Where a recipe lists ‘activated’, this refers to freshly soaked (still wet) ingredients, whereas ‘dried activated’ means soaked and then dehydrated. However, raw nuts, seeds, and legumes (toasted where necessary) will be a suitable substitute. Activation requires planning ahead of time, but reduces cooking time.

Mix and match:

As you become familiar with the following recipes, you can also mix and match elements to suit your palate. Love pesto? Why not try it with broccoli? Homemade baked beans on creamy mashed potato? Sounds delicious! The more you explore and even invent new recipes, the greater the variety of nutrients you will add to your diet.

Drinks:

It is important to drink 1-2 litres of filtered water daily. A water purifier should remove both chlorine and fluoride when tap water is fluoridated.

Commercial fruit juice is high in fruit sugars (and sometimes added sugar) and low in beneficial fibre. To retain all the nutrients found in fruit and vegetables, it is preferable to use an extractor or power blender that juices everything, including the fibre.

Tea and coffee are diuretics and cause acidity, creating dehydration and inflammation within the body. A suitable alternative is herbal tea (hot or cold). When required, milk can be replaced by coconut or nut milk.

Supplementation:

Consuming at least 2 teaspoons of Citramin and Green Barley per day will help you to feel energised and provide your body with essential nutrients. Not just nutritious, Maca Powder makes a delicious addition to smoothies.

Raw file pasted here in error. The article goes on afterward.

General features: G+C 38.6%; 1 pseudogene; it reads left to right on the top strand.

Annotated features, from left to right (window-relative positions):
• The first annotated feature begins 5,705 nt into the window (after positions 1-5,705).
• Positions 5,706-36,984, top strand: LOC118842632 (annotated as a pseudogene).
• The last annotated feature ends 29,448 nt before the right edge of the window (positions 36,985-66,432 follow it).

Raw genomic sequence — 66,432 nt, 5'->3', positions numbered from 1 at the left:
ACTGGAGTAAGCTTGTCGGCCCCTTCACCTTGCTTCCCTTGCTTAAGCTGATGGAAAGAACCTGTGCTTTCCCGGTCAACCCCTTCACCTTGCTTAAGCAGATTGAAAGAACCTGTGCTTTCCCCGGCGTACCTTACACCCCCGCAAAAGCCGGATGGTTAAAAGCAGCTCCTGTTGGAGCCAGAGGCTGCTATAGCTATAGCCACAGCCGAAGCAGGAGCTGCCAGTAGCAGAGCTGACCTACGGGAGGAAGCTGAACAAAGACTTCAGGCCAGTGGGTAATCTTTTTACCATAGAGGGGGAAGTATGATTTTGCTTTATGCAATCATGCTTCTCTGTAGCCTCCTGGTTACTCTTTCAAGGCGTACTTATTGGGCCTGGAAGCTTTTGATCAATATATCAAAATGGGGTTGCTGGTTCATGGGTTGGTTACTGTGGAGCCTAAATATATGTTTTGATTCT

Detoxification:

As you can see from the How to Slowly Introduce a Green Food guide, there are a few signs that you may be detoxing too quickly. Some of the most significant improvements you may experience from a detox are:

  • improved taste perception – encouraging the use of fresh herbs for enhanced food flavouring
  • reduced cellulite – as stored toxins are released from fat cells
  • clearer skin
  • brighter eyes
  • a stronger immune system
  • healthier digestion
  • improved body odour and fresher breath

Please note: If you are still experiencing body odour, try eliminating pungent foods, including onion, garlic, chives, spring onions, leeks, cumin and fenugreek from your diet. If your skin is not clearer, reducing consumption of high fat nuts, such as cashews, may be beneficial. In the case of bloating, activation and thorough rinsing of legumes, including chickpeas and lentils, should reduce symptoms; otherwise minimise their consumption.

Exercise:

We all know how important exercise is for the body and mind. Aim for 20-30 minutes daily, or at least 3 times per week. Low impact exercise, such as walking, swimming or aqua aerobics, will aid cellular health, circulation and detoxification, and boost oxygen transportation.

Is 30 days necessary?

If you find that 30 days is too long, why not try 10 or 15 days? This will provide your body with a quick and gentle cleanse.

Cautions:

If you are suffering from any health condition or allergy, including a nut allergy, please contact a SAFE Naturopath or your healthcare practitioner before undertaking this eating and lifestyle plan. Please be aware that some natural supplements and exercise may be unsuitable whilst pregnant, on pharmaceutical medications, with certain health conditions or for children. If you are currently using any medications or have a particular health condition or allergy, please contact a SAFE Naturopath prior to commencing any supplemental program. All information provided is for personal education purposes only and should not be used for prevention, diagnosing or treatment of a health condition or disease.